Alberto Pepe

Atypon’s parent company is Wiley (listed at NYSE) that is pioneering Open Access, linked data, streamlined editorial processes, and HTML-first publishing among its authors. “Thanks to the acquisition – says Pepe – Authorea will receive a line of investment that will help us build stronger team and product. In short, Authorea is about to get a lot faster, more robust, and ultimately more valuable to all researchers.”

Authorea was the first startup created by an Italian that was able to raise money among NYC investors, thanks to the VentureOutNY program. “We raised a $600,000 seed round with a term sheet from New York Angels, with Brian Cohen and Alessandro Piol leading the pool of investors – remembers Pepe -. I met them at the VentureOutNY event on December 3, 2013. Cohen has a Master of Science and Technology Journalism and was interested in my scientific background; together with Piol he helped me elaborate a business plan, which was a difficult task for me”.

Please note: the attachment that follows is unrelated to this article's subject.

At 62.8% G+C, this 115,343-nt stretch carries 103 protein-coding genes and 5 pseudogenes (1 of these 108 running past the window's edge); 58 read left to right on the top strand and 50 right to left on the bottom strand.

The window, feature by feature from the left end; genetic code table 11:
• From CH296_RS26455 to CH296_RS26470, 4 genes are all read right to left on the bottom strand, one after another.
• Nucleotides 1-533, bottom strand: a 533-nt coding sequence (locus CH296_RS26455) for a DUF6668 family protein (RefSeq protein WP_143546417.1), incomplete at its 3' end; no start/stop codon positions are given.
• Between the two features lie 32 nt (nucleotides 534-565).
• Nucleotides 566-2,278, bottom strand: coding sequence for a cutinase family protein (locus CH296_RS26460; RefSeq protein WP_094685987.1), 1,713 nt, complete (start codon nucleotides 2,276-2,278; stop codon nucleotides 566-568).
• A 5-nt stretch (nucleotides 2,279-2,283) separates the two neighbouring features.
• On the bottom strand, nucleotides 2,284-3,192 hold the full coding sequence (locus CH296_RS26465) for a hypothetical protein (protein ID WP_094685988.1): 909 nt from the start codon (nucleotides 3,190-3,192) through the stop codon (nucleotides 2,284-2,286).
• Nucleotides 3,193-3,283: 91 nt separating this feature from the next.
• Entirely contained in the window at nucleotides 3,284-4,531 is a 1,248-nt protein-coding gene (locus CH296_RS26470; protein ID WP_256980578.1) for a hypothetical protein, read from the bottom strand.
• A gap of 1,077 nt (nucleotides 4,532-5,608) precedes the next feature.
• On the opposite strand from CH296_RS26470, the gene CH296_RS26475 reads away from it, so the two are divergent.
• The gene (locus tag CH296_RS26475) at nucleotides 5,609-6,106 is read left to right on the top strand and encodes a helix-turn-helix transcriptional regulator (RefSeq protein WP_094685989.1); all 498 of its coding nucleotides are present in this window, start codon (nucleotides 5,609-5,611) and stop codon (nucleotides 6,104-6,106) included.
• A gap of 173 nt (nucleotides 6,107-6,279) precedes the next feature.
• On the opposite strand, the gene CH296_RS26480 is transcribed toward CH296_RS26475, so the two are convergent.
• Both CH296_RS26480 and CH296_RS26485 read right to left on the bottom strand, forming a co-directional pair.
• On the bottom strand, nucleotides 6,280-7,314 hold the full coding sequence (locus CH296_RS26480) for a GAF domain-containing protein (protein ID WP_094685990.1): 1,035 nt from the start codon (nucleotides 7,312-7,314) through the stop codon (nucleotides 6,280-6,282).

Born in Manduria, where everybody, including his family, makes wine (the Primitivo), Pepe has always been fascinated by math, astronomy, astrophysics. Here is his story, as he told me: “After high-school, in 1998 I decided to go and study in London. I knew nothing about the Internet, or about how to apply to a British college. So when I went to UCL (University College London) in September, thinking I could immediately enroll and start my classes, I looked very naïf, but they liked my spirit, and they accepted me, provided that I would spend one year studying English. At UCL, I got my Bachelor degree in Astrophysics (2002) and my Master in Computer Science (2003).”